I’ve always considered my body image to be pretty stable – I live with thin privilege and my weight has fluctuated very little throughout my life. Being a certain size and needing to look a certain way has never really been THAT high on my agenda (unlike my health obsession which I have spoken about in previous blogs HERE and HERE ). I gained the *perfect* amount of weight in my first pregnancy and had very few complications or hiccups. This pregnancy has been a little different though. Second time around my belly popped early – and everyone was very forthcoming in their comments about it too. If anyone ever feels they have a green light to comment on your body size and shape, pregnancy is the time! My obstetrician was closely monitoring my weight by the time the second trimester hit, just to “make sure” I didn’t gain weight too quickly – apparently. I had one weigh-in where I’d supposedly gained 3kgs in 4 weeks and she was NOT happy. I got the lecture about not gaining too quickly, and I suddenly felt the guilt and shame come flooding in. Had I not been exercising enough? I had a significant bleed at 13 weeks which meant I was not allowed to exercise for 6 weeks – so had I just become lazy? Was I eating too much sugar? Had I gone overboard on the carbs? And THEN… the gestational diabetes diagnosis came… No wonder I took it so badly. I was pretty convinced that I’d somehow caused my GDM by gaining too much weight too quickly and not exercising enough. I was asked to get back on the scales again during my next obstetrician appointment, but this time, I had LOST weight. Funny how the conversation suddenly changed – I was given the lecture about NOT letting myself lose weight now that I had a diagnosis of GDM. I was instructed to be very careful not to restrict carbs too much, and to ensure I had adequate calorie intake. I was reminded about how “petite” I am, and how I am unlikely to have a “big baby” (all scans to date had shown the baby was on the smaller side, and my previous pregnancy was always muddied with concerns of a small baby). I was so baffled. My weight and the way I looked was an issue no matter what – too big, too small, I wasn’t right. I did my research into GDM and weight. I read all the weight-neutral articles out there on GDM and its management. And I went armed to my next obstetrician appointment with all of the data, and told her to lay off making comments about my weight (and even weighing me) because it was triggering my old health-obsessive behaviours. It worked. She listened, she understood, I felt heard. I was happier. We have to be our own advocates – we have to speak up. My doctor thanked me for my honesty, saying that she can only treat me completely when she knows exactly what I am thinking and feeling. She’s a great obstetrician who genuinely cares for her patients – but she, like so many others in the medical profession – are living and working in a weight-focused paradigm. They have weight bias. They are fat phobic. It is up to US, the patients, to call them out on this.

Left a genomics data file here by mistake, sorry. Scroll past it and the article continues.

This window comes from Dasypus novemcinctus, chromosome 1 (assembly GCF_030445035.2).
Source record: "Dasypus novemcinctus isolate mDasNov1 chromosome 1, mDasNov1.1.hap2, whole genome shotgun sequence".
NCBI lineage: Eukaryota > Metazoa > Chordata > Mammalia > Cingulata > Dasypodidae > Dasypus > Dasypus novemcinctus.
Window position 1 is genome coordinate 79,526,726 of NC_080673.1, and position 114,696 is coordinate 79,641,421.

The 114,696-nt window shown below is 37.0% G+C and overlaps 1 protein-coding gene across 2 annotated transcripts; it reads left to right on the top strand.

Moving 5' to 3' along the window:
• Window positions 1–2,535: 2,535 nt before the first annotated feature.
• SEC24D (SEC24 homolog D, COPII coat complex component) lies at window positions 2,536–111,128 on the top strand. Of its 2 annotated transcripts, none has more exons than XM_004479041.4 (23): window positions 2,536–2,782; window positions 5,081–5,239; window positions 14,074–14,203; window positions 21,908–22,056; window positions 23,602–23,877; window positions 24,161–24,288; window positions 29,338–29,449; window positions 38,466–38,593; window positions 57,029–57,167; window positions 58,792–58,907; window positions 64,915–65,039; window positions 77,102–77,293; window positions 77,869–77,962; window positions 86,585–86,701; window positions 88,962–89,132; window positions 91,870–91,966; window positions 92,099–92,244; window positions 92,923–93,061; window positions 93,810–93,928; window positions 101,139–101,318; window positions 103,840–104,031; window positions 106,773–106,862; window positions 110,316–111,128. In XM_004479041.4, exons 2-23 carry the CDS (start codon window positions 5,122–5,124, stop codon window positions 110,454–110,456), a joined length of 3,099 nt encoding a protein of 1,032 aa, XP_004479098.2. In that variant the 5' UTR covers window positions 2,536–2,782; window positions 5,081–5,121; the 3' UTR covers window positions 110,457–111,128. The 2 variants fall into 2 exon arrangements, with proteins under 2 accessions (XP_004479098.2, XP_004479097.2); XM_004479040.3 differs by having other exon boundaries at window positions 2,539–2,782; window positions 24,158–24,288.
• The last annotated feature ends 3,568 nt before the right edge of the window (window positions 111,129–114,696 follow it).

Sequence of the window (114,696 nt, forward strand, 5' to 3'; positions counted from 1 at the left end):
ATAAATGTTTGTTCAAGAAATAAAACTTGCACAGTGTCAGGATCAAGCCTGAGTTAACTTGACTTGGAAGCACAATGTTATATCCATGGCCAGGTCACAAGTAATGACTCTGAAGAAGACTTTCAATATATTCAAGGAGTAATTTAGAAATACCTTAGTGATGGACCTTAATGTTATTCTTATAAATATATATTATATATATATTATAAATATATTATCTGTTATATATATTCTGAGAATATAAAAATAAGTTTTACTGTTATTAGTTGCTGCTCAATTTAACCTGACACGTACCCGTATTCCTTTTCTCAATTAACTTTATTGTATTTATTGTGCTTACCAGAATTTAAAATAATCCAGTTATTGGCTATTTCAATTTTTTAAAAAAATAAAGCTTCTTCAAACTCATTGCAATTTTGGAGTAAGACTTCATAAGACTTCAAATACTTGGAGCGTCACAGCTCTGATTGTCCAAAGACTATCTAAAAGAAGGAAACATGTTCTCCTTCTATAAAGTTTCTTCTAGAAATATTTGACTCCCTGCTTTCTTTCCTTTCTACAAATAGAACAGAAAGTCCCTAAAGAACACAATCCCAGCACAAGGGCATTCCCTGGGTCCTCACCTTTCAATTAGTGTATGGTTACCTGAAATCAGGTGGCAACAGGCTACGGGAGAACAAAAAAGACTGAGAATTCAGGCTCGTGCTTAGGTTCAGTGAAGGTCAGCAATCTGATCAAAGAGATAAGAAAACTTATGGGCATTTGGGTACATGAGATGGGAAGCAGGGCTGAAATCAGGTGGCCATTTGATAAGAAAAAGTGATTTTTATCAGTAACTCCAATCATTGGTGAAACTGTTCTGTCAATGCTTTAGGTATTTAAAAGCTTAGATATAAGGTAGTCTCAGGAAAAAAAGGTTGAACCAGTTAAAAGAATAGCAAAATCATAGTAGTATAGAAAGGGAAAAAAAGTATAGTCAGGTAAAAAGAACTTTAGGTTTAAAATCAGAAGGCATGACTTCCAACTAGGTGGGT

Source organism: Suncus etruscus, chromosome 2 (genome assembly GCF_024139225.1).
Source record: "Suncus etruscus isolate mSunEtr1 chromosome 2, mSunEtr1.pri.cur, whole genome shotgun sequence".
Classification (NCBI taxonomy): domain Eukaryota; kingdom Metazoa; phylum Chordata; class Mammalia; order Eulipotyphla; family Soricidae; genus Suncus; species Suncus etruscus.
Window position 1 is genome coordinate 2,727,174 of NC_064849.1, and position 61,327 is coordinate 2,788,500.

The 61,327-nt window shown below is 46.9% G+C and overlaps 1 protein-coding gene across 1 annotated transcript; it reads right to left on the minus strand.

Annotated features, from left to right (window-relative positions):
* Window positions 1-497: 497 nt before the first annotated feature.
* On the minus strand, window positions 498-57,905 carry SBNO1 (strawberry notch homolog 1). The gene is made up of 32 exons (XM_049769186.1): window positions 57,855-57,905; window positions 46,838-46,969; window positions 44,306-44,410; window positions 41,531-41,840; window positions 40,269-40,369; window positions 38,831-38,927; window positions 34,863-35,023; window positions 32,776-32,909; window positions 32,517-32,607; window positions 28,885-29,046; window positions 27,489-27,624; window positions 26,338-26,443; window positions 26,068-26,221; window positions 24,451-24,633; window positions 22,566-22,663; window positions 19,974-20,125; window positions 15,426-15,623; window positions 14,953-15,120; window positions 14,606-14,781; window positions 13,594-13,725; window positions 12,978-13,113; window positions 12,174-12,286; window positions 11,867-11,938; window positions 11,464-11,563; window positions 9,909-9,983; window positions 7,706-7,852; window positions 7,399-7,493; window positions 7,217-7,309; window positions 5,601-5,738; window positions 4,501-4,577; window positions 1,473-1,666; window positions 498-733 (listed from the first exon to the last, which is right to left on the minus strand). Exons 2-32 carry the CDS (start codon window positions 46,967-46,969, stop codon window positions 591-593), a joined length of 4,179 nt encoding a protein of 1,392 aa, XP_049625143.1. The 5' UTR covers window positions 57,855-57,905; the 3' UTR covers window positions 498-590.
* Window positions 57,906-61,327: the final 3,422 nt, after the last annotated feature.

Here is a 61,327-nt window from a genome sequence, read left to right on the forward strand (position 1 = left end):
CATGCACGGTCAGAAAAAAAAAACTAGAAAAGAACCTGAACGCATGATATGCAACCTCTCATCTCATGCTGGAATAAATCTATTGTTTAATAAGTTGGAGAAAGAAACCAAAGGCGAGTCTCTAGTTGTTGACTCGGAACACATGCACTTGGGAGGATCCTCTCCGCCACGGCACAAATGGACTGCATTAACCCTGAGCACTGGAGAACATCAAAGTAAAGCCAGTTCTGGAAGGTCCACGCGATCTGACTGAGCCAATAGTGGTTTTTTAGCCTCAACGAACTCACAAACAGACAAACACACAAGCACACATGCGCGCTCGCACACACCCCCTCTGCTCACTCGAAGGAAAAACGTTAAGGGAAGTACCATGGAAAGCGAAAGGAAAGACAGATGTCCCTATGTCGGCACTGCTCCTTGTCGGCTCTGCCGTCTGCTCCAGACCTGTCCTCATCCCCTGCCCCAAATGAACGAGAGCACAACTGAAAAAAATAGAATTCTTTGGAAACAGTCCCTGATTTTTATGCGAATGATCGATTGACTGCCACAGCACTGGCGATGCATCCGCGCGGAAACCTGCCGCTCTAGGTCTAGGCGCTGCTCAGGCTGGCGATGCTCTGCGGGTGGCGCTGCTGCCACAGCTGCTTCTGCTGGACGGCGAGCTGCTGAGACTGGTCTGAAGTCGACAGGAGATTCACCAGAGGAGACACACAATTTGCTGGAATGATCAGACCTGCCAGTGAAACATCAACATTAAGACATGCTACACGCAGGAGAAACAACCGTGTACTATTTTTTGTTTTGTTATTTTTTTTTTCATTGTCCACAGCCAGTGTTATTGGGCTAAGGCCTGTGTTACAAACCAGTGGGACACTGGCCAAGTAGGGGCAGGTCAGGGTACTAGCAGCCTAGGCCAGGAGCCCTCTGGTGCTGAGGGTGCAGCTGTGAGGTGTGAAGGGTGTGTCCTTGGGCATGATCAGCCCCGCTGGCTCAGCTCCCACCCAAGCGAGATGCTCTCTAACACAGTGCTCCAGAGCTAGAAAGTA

Another strategy I used to help me through the body image slumps was to buy some REALLY nice maternity clothes. With my first pregnancy I didn’t bother to invest much in maternity wear. It’s crazy expensive after all! But this time around, my body image took knock after knock, and I knew I needed to do something. I spent hours on Pinterest looking at maternity fashion and deciding which looks I liked and wanted to replicate. And I invested in my mental health by buying some clothes which flattered my bump, and made me feel confident (and proud) to be pregnant. No more hiding under baggy shirts and dresses. This is the last time I will have a pregnant belly, so I have chosen to embrace it. This took some time and I was super self-conscious at first, but now I am much happier to have my belly on display.
This pregnancy has been hard. I’ve had a few blips in the road, I’ve struggled with pregnancy fatigue and caring for a toddler at the same time, and my anxiety has been through the roof. But I’ve made it to 34 weeks, and I must say that now the least of my worries is how I look. I am so blessed to feel my little girl’s movements every day in my belly. I am lucky to be able to afford the nice maternity clothes which lifted my spirits when I needed them most. And I am fortunate to be able to eat and exercise in a way which I enjoy and keeps me (and my baby) healthy and happy. I made the decision not to compare my pregnancy body with anyone else, and this has been hard. The models on maternity wear sites alone are enough to tip most women over the edge! The lack of diversity in fashion advertising and availability is also another issue for another time… But, I knew that for me, I had to find a way to go within and focus on the pregnancy process rather than the effects it was having on my body. I stopped weighing myself. I stopped taking weekly “growth progress” photos. I hid all of the photos of my last pregnancy so I wouldn’t keep comparing how I looked differently (bigger) this time around. I began to meditate and reflect on my belly and my body with deep breathing and empowering podcasts (check out my favourite, “Belly Love” with Rachel W Cole, available on your Podcast provider). These were strategies that helped me, but we all have our own journey to walk and navigate, so I invite you to explore what helps and works for you. I know that the postpartum period is the hardest when it comes to body image. I know I will have some really bad body image days. This is normal, and in many ways it is welcomed. We can’t grow and evolve if we aren’t challenged. So I say bring on the flabby tummy, the bigger thighs and the (much) larger butt! I will work my way through the postpartum changes and find ways to embrace my new normal. I will continue to fight diet culture and fat phobia, and most importantly, I will continue to advocate for those women who don’t have the thin privilege which I have – this is where the real change needs to start, and it needs to start now.